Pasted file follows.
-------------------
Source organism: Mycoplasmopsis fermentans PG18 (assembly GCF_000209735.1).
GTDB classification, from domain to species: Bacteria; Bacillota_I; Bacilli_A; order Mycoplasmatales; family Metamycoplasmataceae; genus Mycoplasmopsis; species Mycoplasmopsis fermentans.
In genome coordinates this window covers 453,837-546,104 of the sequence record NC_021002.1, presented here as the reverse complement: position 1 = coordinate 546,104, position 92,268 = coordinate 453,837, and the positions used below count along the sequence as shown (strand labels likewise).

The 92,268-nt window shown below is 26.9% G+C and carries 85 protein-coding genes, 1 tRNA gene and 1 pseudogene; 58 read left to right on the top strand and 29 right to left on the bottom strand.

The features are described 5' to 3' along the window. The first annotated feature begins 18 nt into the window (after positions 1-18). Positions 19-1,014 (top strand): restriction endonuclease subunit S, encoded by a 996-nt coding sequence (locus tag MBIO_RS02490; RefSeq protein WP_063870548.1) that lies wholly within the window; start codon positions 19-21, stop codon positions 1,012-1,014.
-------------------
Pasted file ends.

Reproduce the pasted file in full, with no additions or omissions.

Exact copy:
Source organism: Mycoplasmopsis fermentans PG18 (assembly GCF_000209735.1).
GTDB classification, from domain to species: Bacteria; Bacillota_I; Bacilli_A; order Mycoplasmatales; family Metamycoplasmataceae; genus Mycoplasmopsis; species Mycoplasmopsis fermentans.
In genome coordinates this window covers 453,837-546,104 of the sequence record NC_021002.1, presented here as the reverse complement: position 1 = coordinate 546,104, position 92,268 = coordinate 453,837, and the positions used below count along the sequence as shown (strand labels likewise).

The 92,268-nt window shown below is 26.9% G+C and carries 85 protein-coding genes, 1 tRNA gene and 1 pseudogene; 58 read left to right on the top strand and 29 right to left on the bottom strand.

The features are described 5' to 3' along the window. The first annotated feature begins 18 nt into the window (after positions 1-18). Positions 19-1,014 (top strand): restriction endonuclease subunit S, encoded by a 996-nt coding sequence (locus tag MBIO_RS02490; RefSeq protein WP_063870548.1) that lies wholly within the window; start codon positions 19-21, stop codon positions 1,012-1,014.